What would you call a semi company that specializes in mixed-signal chips produced on trailing edge manufacturing processes? Those familiar with the industry would say that is an analog semi company. By that same definition, maybe we should think of Global Foundries as just another analog chip company. A long-time friend pointed this out to us and we think it is worth exploring because it helps us not only understand GF’s prospects but also how we think about industry definitions.
At first blush, this equivalence does not make sense. Global Foundries is a foundry, manufacturing chips for third parties. Analog companies like Texas Instruments design their own chips and sometimes manufacture them as well. The whole world has spent the past three years learning the difference between fabless and foundry companies. When we appear on podcasts, this is usually the first point we make. But dig a bit deeper and the similarities start to appear. Both companies actually manufacture similar chips, or at least chips that end up in similar end markets – industrial, automotive, wireless infrastructure, etc. And all those chips perform just fine on trailing edge processes. GF got off the Moore’s Law treadmill at 16nm, and most of TI’s chips use even older processes. This is the analog domain and analog signals do not scale the way digital processors do, so mature processes work just fine most of the time.
People will argue that GF does not have chip designers, a major capacity that is totally unstaffed. This is true, except, fabless analog companies tend to work much more closely with their fab operations. There is a lot more scope for back and forth, so while GF is not really talking to end-customers, they end up doing a lot of the design work.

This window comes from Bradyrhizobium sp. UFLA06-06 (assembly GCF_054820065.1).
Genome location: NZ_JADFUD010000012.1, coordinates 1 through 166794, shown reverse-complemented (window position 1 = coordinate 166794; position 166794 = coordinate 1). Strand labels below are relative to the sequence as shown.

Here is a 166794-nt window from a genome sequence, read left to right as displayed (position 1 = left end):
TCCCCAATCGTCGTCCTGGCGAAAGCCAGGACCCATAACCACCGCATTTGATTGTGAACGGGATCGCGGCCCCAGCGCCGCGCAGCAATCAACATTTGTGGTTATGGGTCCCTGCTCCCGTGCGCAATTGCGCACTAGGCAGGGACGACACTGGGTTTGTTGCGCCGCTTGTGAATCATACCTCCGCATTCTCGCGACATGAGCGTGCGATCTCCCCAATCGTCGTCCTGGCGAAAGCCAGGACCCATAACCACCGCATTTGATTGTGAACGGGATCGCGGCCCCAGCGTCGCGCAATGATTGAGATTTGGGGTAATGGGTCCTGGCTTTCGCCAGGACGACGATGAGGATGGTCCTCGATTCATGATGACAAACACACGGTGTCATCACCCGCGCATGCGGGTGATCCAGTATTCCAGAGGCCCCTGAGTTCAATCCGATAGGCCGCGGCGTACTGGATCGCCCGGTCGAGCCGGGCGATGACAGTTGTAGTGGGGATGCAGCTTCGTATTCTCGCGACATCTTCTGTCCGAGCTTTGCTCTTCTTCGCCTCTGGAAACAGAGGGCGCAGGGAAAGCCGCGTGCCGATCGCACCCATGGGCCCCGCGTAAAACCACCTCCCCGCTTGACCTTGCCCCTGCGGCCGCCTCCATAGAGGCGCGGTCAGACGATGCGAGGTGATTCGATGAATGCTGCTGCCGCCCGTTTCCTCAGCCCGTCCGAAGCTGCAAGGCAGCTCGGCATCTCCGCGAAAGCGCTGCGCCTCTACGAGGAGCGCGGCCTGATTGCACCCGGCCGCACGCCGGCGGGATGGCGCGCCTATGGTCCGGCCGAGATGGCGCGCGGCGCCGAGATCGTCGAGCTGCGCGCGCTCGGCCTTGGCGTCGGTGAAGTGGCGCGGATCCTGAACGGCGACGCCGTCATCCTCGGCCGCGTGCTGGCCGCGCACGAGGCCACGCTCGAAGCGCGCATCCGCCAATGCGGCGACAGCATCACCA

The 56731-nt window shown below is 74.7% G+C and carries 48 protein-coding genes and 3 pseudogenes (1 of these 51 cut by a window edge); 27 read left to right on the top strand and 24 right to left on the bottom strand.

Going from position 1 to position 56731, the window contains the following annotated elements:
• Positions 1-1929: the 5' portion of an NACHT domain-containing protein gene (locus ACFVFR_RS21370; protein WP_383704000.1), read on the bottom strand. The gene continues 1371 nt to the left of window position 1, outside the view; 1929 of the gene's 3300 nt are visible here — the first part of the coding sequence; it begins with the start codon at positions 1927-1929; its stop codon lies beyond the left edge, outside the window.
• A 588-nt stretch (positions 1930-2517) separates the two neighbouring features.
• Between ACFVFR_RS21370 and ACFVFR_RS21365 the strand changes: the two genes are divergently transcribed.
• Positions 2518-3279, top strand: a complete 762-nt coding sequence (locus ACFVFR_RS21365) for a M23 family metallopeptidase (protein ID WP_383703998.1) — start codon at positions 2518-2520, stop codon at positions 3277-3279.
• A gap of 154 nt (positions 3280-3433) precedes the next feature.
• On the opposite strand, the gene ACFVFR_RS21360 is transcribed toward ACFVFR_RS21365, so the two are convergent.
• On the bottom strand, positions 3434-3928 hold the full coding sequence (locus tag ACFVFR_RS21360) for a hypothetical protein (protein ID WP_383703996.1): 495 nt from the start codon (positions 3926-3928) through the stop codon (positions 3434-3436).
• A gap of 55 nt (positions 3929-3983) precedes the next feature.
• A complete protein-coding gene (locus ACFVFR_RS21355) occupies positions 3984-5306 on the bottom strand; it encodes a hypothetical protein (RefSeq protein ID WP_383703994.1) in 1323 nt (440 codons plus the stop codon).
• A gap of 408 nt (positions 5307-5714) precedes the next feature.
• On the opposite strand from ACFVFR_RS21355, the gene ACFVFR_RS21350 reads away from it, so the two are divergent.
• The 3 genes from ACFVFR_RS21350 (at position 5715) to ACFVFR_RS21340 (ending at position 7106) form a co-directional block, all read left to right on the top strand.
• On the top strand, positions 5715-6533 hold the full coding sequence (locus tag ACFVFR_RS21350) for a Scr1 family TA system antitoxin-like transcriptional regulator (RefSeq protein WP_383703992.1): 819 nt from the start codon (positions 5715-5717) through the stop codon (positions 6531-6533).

So the two companies are not identical, but they are fairly similar. They manufacture similar products for similar end markets and sit in similar places in semis processes. Going forward, it probably makes sense to think of GF as an analog company. For GF, that likely means its future rests on convincing some of the smaller analog companies to outsource their production to GF and forego capacity expansion. Theoretically, GF could even start working directly with end customers. We know they signed a deal with Ford during the capacity crunch, but from what we can tell that is not exactly a well-reasoned endeavor with clear strategic end goals. But it is not impossible for GF to go down this path.
We are probably going to see a lot more blurring like this. Once upon a time, semis companies all did their own manufacturing. And while there are still many reasons why leading edge fabs will be built by foundries ($20 billion reasons, per plant), for everyone else the economic case for splitting the two needs to be rethought. The recent capacity shortages woke a lot of people up to that reality. With Moore’s Law no longer working at full throttle, many companies will start to consider building up manufacturing as a core competency once again. The pendulum is never going to swing back all the way and eclipse the fabless model, nor is the pendulum standing still.